Similarly, although Question 3 asked respondents to 'state exactly the principles of Transnational Law' referred to during contract negotiations, those given covered by the 206 respondents covered a very broad spectrum. In particular, only 9 referred to 'hardship or force majeure', 16 to 'pacta sunt servanda', and 34 to 'good faith fairness or equity', compared to 120 'other' principles cited.[37] This provides a shaky basis to further test the idea that arbitrators have become more cautious about allowing adjustment of contracts under extreme changes of circumstances, although it should add to the limited number of reported awards as a basis for such an assessment.[38] Berger and his team acknowledge the problem of limited responses, but argue that the mere invocation of such standards show that Transnational Law is proving useful.[39] This is bolstered by their conclusion regarding CENTRAL survey queries regarding reasons suggested by those who have not yet had any reference to Transnational Law: 'answers referring to the vagueness and uncertainty of transnational commercial law are by far outweighed by those replies that refer to the lack of practical experience and the fact that no information has been available on the subject of Transnational Law.'[40] Certainly, at all three stages -- negotiations, inclusion in contract documentation, and arbitral proceedings -- these are major reasons given.[41] Yet other reasons given collectively add up to a significant concern for more specific, precisely defined rules. For instance, these are implied 140 times in relation to why reference was not made to Transnational Law in the contract itself, by respondents mentioning 'no complete legal system' (10), 'vagueness' (48), 'certainty, predictability' (58), 'enforcement concerns' (8), and 'no case law' (16). There were also 110 'other' reasons given (not broken down). This compares with 'no experience' being mentioned 169 times; and 'no information', 128 times. In any case, of prime interest is whether such concerns are have indeed grown in importance in the last decade or two. [page 142]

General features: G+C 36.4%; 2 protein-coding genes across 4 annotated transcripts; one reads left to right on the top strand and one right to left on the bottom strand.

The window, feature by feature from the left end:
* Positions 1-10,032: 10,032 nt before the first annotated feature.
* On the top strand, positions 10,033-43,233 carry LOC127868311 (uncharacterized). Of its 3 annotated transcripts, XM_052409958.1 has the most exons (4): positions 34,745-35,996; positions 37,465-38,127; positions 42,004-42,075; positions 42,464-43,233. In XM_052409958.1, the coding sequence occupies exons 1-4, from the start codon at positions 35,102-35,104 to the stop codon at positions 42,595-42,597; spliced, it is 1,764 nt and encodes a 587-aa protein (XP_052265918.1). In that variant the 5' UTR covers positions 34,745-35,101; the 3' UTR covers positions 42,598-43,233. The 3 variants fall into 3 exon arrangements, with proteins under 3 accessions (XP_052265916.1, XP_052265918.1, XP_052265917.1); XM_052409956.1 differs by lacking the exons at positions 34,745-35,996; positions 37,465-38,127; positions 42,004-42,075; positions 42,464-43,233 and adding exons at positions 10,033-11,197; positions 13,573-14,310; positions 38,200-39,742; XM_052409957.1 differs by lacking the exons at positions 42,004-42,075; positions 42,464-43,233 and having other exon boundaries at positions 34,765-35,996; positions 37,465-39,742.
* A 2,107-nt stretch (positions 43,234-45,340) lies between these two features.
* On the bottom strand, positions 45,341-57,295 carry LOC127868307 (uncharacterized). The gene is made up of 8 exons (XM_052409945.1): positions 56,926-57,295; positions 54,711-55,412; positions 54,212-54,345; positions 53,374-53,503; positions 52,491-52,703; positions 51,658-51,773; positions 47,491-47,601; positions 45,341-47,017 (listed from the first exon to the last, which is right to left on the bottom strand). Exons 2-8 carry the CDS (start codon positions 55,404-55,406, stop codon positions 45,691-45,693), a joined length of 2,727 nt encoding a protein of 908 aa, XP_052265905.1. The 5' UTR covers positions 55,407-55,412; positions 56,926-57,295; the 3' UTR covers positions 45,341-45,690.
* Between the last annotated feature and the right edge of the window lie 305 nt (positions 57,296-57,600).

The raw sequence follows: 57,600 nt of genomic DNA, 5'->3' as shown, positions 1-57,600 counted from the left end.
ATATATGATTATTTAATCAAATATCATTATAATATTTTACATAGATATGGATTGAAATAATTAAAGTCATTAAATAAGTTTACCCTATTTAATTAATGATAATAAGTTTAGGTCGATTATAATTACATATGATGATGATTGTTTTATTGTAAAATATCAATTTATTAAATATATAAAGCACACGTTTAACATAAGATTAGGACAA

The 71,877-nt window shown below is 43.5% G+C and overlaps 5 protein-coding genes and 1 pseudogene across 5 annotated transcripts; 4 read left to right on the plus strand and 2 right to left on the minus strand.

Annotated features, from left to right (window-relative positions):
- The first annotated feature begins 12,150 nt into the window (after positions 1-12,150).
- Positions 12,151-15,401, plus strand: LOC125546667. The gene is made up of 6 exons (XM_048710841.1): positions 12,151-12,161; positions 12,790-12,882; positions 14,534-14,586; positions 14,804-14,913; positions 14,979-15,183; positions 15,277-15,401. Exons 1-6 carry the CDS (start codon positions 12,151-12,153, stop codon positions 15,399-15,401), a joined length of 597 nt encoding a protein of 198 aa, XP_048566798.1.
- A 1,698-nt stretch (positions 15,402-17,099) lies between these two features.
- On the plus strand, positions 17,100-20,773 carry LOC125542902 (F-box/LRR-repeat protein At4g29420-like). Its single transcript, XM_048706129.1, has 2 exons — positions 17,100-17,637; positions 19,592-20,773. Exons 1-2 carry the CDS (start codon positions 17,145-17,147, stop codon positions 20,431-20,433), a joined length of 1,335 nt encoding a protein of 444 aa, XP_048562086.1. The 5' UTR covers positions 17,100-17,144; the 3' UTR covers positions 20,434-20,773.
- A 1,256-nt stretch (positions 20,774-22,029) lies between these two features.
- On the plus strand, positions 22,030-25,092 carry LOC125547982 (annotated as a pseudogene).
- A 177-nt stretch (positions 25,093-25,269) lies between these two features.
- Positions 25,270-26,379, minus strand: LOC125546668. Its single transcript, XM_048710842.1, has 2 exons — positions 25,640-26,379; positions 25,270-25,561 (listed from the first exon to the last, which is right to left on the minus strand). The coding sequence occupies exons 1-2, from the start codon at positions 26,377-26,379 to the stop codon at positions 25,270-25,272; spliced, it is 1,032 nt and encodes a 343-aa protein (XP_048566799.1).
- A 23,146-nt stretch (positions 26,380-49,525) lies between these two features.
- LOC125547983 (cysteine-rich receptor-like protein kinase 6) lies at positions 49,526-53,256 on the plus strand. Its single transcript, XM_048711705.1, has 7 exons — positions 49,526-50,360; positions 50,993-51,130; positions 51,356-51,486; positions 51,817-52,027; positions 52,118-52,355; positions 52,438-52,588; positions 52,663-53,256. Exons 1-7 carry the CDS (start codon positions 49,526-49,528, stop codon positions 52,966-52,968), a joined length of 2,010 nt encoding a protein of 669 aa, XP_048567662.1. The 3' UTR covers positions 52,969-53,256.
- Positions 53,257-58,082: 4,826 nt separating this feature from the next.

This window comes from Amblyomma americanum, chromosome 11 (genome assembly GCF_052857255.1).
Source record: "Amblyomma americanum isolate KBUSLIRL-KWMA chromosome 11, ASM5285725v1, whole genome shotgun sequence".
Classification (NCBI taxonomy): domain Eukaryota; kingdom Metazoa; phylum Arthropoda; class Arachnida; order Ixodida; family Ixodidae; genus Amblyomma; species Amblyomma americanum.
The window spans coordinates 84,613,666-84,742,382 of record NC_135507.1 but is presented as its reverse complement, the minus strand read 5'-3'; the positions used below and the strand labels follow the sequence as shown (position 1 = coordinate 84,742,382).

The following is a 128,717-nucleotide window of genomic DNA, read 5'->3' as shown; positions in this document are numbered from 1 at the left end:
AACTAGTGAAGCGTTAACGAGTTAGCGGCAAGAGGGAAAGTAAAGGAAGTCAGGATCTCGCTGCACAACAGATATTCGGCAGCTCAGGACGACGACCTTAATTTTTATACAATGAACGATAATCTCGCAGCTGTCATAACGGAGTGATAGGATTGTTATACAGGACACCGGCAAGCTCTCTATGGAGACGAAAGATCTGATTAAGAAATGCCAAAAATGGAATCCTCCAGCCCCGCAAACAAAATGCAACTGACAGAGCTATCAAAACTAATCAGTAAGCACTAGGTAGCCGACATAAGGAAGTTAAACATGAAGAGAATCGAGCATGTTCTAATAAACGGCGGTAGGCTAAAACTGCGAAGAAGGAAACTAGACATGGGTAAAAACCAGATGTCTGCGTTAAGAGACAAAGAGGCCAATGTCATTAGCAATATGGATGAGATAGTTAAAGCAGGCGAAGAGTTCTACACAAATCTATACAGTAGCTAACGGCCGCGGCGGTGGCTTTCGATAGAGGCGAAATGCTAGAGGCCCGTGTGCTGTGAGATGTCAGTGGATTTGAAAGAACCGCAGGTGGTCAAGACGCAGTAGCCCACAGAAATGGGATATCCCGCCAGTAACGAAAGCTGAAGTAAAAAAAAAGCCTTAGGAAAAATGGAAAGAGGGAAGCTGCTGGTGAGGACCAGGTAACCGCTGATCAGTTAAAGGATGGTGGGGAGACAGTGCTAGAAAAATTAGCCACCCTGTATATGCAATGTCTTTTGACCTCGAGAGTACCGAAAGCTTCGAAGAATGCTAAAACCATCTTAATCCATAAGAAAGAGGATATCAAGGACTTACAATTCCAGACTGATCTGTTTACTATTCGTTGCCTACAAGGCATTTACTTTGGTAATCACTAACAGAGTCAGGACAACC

Finally, the CENTRAL survey reveals considerable general scepticism nowadays towards using 'Transnational Law.' When asked to rank benefits of doing so, on a scale from 1 to 5, the means from 413 valid responses (from all countries) were 2.55 in regard to contract negotiations; 2.39 when included in the contract; and 2.89 in arbitral proceedings. When asked to rank risks, the mean evaluations were 3.0, 3.47, and 3.1 respectively.[42]

In addition, considerable differences were revealed among respondents from the United Kingdom. Compared to those from the rest of the world, their mean assessments of benefits in drafting and arbitration were significantly lower; and means assessment of risks in contract negotiation and drafting was significantly higher.[43] This result, arguably due to the preference for 'bright line rules' and other examples of more formal reasoning in English law, mirrors the traditional reluctance of British arbitration practitioners to countenance the admixture of mediation with arbitration, noted in Buehring-Uhle's study.[44] Such differences among respondents based on their national background also suggest the possibility that one and the same expression used to invoke 'Transnational Law' may be preferred more by parties or practitioners of one nationality or interpreted differently to those of another nationality, or find favour and then fall into disuse, in line for instance with divergent or variable legal traditions. It may be highly significant, for instance, that the notion of new autonomous and general principles to govern transnational relations was advocated by a French professor, Berthold Goldman, as far back as the Suez Canal incident in 1956, and then developed by him and others especially in France over the 1960s.[45] As well as the inclusion of 'general principles of law' as a new guiding concept in Article [page 143] 38 of the Statute of the International Court of Justice established after World War II by the United Nations, arguably related notions experienced a revival in French domestic legal theory (both public and private) as a response to the perceived poor record of French judges taking a highly formal and hence uncritical approach to fascist legislation during the Vichy era. This stands in marked contrast to the scepticism towards using general principles which prevailed in Germany after World War II, since it was felt that this had encouraged German jurists to reach unjust outcomes in the Nazi era.[46] This may represent an important instance of 'globalised localism', the term used by Boaventura de Sousa Santos to describe situations in which local phenomena (especially in 'core countries') are globalised; the flip side to 'localised globalism', arguably represented by the expansion of transnational arbitration transforming domestic dispute resolution practices and approaches.[47]